If you’re interested in the macabre story of the now infamous murderers Burke and Hare, you’ll know that William Burke is spread around Scotland, with a (tiny) little bit of him scattered in England.
Following Burke’s execution at Edinburgh’s Lawnmarket in January 1829, little bits of him were either secreted away or professionally prepared as anatomical specimens.
But where can you find the relics of the murderer William Burke?
The majority of relics can be found in Edinburgh. Burke’s skin was made into a notebook and is now at Surgeons’ Hall Museum together with his death mask. A card-case is kept on the counter in the smallest museum in the world, The William Burke Museum, and Burke’s skeleton hangs in the Anatomical Museum at Edinburgh University. A letter, written in Burke’s blood is kept at Edinburgh University Archives, and a piece of Burke’s brain is sealed in a glass jar and kept at The Science Museum in London.
I decided to find out just what bits of Burke still remained if you can see them, and where exactly could you find them.
This post aims to put Burke back together again, bit by bit.
No blog about finding bits of a murderer can begin without giving a brief overview of their crimes. Although there is far more to the story of Burke & Hare than is described here, not everyone is familiar with their murderous tale and for the benefit of everyone, the outlying facts are thus…
Attracted to the large sums of money that could be made after selling the body of a recently deceased lodger to anatomist Dr. Knox for £7 10s, the two Irish men William Burke and William Hare embarked on a murdering spree covering 10 months and 16 victims.
Cutting out all middlemen in their quest to supply the anatomists with fresh bodies, these two Irish navvies smothered or ‘burked’ Edinburgh’s down-and-outs; those members of society that no-one would miss.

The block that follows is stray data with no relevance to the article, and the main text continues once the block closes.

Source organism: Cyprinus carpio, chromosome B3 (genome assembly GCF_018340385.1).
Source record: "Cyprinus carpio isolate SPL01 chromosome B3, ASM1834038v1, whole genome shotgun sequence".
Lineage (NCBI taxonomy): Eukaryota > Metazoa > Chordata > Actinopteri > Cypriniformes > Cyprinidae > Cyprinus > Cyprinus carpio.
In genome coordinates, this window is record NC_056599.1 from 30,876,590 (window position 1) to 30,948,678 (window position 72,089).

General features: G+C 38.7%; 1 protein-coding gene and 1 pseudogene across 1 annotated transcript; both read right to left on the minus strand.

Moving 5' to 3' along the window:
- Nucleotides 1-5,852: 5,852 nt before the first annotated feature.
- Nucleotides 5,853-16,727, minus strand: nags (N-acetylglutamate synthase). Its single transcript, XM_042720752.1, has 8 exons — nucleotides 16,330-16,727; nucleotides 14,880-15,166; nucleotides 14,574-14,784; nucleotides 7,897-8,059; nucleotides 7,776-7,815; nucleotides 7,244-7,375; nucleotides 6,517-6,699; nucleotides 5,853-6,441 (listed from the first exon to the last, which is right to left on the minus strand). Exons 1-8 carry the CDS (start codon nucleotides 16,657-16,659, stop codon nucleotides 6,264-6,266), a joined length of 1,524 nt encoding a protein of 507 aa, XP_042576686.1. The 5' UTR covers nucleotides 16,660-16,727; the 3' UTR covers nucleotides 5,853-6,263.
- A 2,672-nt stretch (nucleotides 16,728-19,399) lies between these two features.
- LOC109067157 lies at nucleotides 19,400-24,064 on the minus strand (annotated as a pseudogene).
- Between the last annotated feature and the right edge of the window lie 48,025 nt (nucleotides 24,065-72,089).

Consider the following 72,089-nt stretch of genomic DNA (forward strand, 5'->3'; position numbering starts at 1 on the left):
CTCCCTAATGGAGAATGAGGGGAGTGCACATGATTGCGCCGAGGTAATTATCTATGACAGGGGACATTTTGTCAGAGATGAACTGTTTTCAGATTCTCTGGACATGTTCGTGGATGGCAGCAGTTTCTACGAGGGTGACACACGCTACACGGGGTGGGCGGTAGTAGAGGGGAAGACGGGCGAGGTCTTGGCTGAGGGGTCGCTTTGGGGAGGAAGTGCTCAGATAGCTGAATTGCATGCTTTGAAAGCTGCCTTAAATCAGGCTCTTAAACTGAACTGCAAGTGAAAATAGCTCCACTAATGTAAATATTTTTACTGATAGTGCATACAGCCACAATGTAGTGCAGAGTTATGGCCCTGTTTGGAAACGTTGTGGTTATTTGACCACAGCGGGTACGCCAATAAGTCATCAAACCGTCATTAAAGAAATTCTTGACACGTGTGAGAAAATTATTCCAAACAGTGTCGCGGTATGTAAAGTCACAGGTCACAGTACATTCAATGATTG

They were eventually caught after the body of their final victim, Margaret Docherty was found lifeless under a pile of straw in the lodging rooms of William Burke by his current lodger Ann Gray.
William Burke died after hanging for 40 minutes on the end of a rope in Edinburgh’s Lawnmarket.
His accomplice William Hare, having turned King’s Evidence was left to roam a free yet utterly perishable life.
The last sighting of him being on the road two miles outside of Carlisle after he was trying to make an inconspicuous journey as far away from Edinburgh as he could get.
The frenzy at the gallows for bits of William Burke and the attraction at his dissection led to macabre relics secreted away for centuries. Those that we know have survived are now kept in museums, large and small across Britain.
After hanging in front of a crowd of more than 25,000 spectators on 28 January 1829, Burke’s body was taken to the anatomy theatre in Edinburgh University’s Old College and publically dissected.
Afterward, his bones were then defleshed and cleaned and, according to his sentence to remain on display ‘for all time’.
The day immediately following Burke’s dissection, his skeleton was put on display in the Museum. It is said that on this first day alone more than 30,000 members of the public came to see him.
If you skip to around the 2-minute mark in this video clip from the museum’s website, you can get a glimpse of Burke.
Made for the Edinburgh Phrenological Society, Burke’s death mask was cast following his execution. This fascinating exhibit can be found at Surgeon’s Hall in Edinburgh.
A copy of Burke’s mask was discovered, together with a hangman’s noose in the back of a store cupboard in 2009 in Inveraray Jail in Argyll, Scotland, along with a life mask of William Hare which was taken during the trial.
A number of other masks are known to have existed, one is said to be in America and another in a Welsh Museum and copies of the mask are at the universities of St Andrews in Fife and Edinburgh.